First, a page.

The loan under the Türkiye Green Export Project is granted for 10 years

Turk Eximbank has received a €1 billion commercial loan guaranteed by the World Bank to help Turkish exporters adapt to the new European Cross-Border Carbon Adjustment Mechanism (CBAM), Global Trade Review reports.

The 10-year loan under the Türkiye Green Export Project is provided by Deutsche Bank, Standard Chartered, BNP Paribas and ING, and was signed in early May. Turk Eximbank, the government-backed lender, said the deal is its largest ever borrowing operation.

The International Bank for Reconstruction and Development (IBRD), one of the institutions of the World Bank Group, is providing a €600 million first loss guarantee to the lenders, the Turkish bank said in a statement. The deal is the first time the IBRD has supported a loan for green exports. The Turkish Ministry of Finance and Treasury also provided counter-guarantees.

The proceeds will be used to provide financing to exporters who will be affected by the introduction of CBAM. The loan will help them to produce environmentally friendly products and support the use of renewable energy sources, investments in energy efficiency and working capital needs.

“We give great importance to ensure access to favorable financing conditions for Turkish Exporters who are the driving power of our economy and to increase their international competitiveness by supporting their adaptation to European Carbon Border Adjustment Mechanism (CBAM). I believe Türkiye Green Export Project that is developed for this aim will lead our exporter’s green transition, create new job opportunities and support our country to reach its 2053 net zero emission goal,” said Kerem Donmez, Director General of the Foreign Economic Relations Department of the Ministry of Finance and Treasury of Turkey.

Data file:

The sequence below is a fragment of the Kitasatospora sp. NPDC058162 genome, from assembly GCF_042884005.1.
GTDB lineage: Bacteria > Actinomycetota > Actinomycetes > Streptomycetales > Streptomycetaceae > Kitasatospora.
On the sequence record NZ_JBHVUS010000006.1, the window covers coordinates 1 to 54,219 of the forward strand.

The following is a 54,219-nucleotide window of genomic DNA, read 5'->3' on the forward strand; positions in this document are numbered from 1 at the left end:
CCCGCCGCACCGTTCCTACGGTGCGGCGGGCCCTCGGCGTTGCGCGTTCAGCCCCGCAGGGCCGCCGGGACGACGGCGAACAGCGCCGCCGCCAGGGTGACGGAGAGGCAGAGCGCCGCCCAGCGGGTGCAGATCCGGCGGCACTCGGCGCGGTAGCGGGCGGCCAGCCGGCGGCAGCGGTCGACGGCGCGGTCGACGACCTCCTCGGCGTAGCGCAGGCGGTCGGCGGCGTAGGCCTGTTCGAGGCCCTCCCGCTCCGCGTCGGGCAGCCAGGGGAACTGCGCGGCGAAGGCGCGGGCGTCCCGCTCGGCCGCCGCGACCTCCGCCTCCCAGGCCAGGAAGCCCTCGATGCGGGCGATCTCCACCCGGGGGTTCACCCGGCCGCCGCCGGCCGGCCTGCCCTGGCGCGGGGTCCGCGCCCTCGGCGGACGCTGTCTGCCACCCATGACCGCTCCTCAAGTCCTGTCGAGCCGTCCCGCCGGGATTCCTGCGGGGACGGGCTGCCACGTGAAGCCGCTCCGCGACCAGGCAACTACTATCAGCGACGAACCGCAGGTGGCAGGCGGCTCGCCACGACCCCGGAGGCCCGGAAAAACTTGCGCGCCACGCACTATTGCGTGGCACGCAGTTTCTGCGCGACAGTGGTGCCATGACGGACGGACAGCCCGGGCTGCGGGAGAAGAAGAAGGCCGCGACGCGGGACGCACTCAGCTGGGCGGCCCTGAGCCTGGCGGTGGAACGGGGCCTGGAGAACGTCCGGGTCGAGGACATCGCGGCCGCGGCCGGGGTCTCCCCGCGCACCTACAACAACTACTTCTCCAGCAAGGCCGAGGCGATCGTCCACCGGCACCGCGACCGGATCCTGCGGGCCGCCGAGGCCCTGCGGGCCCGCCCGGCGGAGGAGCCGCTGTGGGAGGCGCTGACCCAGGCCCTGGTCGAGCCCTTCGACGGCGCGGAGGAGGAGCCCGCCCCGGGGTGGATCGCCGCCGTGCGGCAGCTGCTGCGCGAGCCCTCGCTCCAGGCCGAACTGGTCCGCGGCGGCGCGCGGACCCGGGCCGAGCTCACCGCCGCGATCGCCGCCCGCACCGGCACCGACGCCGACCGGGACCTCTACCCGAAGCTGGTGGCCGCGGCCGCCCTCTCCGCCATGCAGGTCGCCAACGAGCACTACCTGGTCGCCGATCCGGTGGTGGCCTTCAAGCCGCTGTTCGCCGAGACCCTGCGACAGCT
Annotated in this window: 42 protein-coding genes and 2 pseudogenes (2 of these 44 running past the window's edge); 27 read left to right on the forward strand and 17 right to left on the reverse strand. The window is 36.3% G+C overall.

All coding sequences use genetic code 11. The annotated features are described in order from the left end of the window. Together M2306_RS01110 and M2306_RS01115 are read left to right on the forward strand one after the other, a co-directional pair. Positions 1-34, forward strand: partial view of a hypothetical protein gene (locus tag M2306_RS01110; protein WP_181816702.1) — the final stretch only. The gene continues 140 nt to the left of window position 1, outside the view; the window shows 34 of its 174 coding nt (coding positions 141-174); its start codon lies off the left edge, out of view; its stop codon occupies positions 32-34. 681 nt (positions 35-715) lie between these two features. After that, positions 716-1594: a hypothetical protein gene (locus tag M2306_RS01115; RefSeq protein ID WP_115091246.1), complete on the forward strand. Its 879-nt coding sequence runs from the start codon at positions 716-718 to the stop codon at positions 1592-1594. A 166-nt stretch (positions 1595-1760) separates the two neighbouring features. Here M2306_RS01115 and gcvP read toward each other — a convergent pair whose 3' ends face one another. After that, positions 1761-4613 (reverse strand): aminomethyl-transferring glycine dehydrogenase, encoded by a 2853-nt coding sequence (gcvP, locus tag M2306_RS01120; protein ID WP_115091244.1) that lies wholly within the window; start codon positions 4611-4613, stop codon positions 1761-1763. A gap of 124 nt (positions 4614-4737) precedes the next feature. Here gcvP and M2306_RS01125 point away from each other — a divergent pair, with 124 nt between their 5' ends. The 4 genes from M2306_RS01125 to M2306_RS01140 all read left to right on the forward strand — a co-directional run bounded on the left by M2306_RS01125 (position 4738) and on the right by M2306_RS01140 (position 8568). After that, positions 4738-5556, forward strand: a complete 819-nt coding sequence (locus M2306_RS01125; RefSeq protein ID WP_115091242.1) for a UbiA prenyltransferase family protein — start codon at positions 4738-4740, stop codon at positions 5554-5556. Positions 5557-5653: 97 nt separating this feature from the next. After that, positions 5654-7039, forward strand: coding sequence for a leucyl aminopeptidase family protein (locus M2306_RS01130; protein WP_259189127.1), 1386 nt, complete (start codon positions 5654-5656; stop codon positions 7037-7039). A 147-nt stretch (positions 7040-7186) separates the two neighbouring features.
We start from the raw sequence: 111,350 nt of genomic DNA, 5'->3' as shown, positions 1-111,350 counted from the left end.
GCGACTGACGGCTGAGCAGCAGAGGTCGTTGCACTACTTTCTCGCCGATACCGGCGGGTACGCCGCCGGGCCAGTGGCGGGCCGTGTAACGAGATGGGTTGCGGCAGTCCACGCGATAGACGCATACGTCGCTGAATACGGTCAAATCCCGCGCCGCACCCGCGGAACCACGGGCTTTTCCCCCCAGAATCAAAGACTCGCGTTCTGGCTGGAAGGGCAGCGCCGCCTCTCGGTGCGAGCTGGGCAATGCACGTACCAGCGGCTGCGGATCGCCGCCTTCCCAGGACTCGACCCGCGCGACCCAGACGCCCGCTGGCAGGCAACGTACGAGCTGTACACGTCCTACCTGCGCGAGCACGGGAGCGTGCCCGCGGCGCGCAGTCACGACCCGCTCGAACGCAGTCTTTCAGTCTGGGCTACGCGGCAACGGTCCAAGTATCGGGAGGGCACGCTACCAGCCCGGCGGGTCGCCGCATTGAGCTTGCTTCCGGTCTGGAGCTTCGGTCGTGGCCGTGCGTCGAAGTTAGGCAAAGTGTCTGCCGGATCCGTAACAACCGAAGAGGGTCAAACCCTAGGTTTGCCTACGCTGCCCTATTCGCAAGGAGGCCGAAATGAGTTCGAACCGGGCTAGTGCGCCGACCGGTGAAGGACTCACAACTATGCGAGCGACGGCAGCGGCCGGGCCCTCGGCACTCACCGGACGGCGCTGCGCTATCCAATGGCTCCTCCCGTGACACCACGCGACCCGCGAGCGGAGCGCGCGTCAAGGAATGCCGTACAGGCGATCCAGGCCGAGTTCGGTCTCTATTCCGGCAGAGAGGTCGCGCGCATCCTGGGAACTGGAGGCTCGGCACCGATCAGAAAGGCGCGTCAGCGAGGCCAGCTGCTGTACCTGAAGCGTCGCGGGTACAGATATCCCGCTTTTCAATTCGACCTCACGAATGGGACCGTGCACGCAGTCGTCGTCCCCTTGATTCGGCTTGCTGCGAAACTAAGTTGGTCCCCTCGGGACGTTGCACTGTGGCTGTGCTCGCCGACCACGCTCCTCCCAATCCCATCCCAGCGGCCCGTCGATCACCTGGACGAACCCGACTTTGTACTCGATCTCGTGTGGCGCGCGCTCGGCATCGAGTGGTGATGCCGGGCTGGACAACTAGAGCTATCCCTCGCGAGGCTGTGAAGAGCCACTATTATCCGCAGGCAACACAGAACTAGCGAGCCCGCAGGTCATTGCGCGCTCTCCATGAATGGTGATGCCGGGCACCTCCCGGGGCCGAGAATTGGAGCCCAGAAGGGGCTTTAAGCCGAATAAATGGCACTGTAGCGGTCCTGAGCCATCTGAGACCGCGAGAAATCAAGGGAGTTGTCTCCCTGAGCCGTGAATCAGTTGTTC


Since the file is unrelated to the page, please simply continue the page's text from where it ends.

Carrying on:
Turkey, one of the EU’s largest trading partners, is trying to adapt to the new European rules. Last year, the government said that the national emissions trading scheme it was developing would help mitigate the impact of CBAM on the Turkish economy.

As GMK Center reported earlier, Europe’s cross-border carbon adjustment mechanism is prompting other countries to introduce their own border carbon charges, while others are considering retaliatory measures, according to a study by the International Emissions Trading Association (IETA).